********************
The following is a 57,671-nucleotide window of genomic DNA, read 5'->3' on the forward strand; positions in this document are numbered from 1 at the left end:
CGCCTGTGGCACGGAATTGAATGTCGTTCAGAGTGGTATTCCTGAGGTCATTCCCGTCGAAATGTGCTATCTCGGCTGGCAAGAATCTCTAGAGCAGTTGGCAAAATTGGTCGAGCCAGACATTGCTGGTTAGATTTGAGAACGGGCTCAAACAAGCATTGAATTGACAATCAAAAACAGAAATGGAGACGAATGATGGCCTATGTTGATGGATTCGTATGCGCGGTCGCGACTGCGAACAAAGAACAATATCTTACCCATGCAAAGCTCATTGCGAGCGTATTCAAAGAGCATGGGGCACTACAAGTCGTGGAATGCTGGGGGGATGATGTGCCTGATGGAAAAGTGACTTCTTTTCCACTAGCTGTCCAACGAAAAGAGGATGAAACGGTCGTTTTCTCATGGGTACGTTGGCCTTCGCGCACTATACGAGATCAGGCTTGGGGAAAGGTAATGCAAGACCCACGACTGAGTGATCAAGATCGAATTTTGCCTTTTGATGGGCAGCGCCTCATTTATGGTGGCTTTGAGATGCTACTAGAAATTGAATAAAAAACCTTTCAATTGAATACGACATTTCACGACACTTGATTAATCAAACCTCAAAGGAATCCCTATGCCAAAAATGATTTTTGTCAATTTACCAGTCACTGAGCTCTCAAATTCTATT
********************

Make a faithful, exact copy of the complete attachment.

The following is a 57,671-nucleotide window of genomic DNA, read 5'->3' on the forward strand; positions in this document are numbered from 1 at the left end:
CGCCTGTGGCACGGAATTGAATGTCGTTCAGAGTGGTATTCCTGAGGTCATTCCCGTCGAAATGTGCTATCTCGGCTGGCAAGAATCTCTAGAGCAGTTGGCAAAATTGGTCGAGCCAGACATTGCTGGTTAGATTTGAGAACGGGCTCAAACAAGCATTGAATTGACAATCAAAAACAGAAATGGAGACGAATGATGGCCTATGTTGATGGATTCGTATGCGCGGTCGCGACTGCGAACAAAGAACAATATCTTACCCATGCAAAGCTCATTGCGAGCGTATTCAAAGAGCATGGGGCACTACAAGTCGTGGAATGCTGGGGGGATGATGTGCCTGATGGAAAAGTGACTTCTTTTCCACTAGCTGTCCAACGAAAAGAGGATGAAACGGTCGTTTTCTCATGGGTACGTTGGCCTTCGCGCACTATACGAGATCAGGCTTGGGGAAAGGTAATGCAAGACCCACGACTGAGTGATCAAGATCGAATTTTGCCTTTTGATGGGCAGCGCCTCATTTATGGTGGCTTTGAGATGCTACTAGAAATTGAATAAAAAACCTTTCAATTGAATACGACATTTCACGACACTTGATTAATCAAACCTCAAAGGAATCCCTATGCCAAAAATGATTTTTGTCAATTTACCAGTCACTGAGCTCTCAAATTCTATT